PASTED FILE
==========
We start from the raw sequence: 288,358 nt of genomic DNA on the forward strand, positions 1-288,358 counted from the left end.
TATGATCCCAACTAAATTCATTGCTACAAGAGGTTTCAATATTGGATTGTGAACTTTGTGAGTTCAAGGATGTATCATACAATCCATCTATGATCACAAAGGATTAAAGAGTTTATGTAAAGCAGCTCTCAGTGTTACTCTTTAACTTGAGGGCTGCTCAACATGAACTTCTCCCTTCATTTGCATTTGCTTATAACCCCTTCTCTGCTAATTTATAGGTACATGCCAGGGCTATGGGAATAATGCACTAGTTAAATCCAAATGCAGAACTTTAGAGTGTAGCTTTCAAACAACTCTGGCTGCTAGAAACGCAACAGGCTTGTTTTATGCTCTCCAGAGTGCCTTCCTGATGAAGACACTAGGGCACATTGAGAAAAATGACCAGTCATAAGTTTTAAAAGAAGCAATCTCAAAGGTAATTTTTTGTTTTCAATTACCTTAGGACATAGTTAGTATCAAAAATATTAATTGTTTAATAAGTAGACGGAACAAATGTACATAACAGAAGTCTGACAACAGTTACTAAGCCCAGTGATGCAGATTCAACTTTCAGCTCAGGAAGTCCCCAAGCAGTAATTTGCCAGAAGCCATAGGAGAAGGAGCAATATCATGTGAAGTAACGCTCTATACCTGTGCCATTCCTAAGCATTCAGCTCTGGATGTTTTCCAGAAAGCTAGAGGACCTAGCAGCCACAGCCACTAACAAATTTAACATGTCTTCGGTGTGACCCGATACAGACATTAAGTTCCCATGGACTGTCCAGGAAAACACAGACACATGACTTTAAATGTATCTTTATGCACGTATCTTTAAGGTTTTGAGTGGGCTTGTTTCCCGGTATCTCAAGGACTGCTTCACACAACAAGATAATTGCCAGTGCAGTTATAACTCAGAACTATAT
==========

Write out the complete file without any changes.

We start from the raw sequence: 288,358 nt of genomic DNA on the forward strand, positions 1-288,358 counted from the left end.
TATGATCCCAACTAAATTCATTGCTACAAGAGGTTTCAATATTGGATTGTGAACTTTGTGAGTTCAAGGATGTATCATACAATCCATCTATGATCACAAAGGATTAAAGAGTTTATGTAAAGCAGCTCTCAGTGTTACTCTTTAACTTGAGGGCTGCTCAACATGAACTTCTCCCTTCATTTGCATTTGCTTATAACCCCTTCTCTGCTAATTTATAGGTACATGCCAGGGCTATGGGAATAATGCACTAGTTAAATCCAAATGCAGAACTTTAGAGTGTAGCTTTCAAACAACTCTGGCTGCTAGAAACGCAACAGGCTTGTTTTATGCTCTCCAGAGTGCCTTCCTGATGAAGACACTAGGGCACATTGAGAAAAATGACCAGTCATAAGTTTTAAAAGAAGCAATCTCAAAGGTAATTTTTTGTTTTCAATTACCTTAGGACATAGTTAGTATCAAAAATATTAATTGTTTAATAAGTAGACGGAACAAATGTACATAACAGAAGTCTGACAACAGTTACTAAGCCCAGTGATGCAGATTCAACTTTCAGCTCAGGAAGTCCCCAAGCAGTAATTTGCCAGAAGCCATAGGAGAAGGAGCAATATCATGTGAAGTAACGCTCTATACCTGTGCCATTCCTAAGCATTCAGCTCTGGATGTTTTCCAGAAAGCTAGAGGACCTAGCAGCCACAGCCACTAACAAATTTAACATGTCTTCGGTGTGACCCGATACAGACATTAAGTTCCCATGGACTGTCCAGGAAAACACAGACACATGACTTTAAATGTATCTTTATGCACGTATCTTTAAGGTTTTGAGTGGGCTTGTTTCCCGGTATCTCAAGGACTGCTTCACACAACAAGATAATTGCCAGTGCAGTTATAACTCAGAACTATAT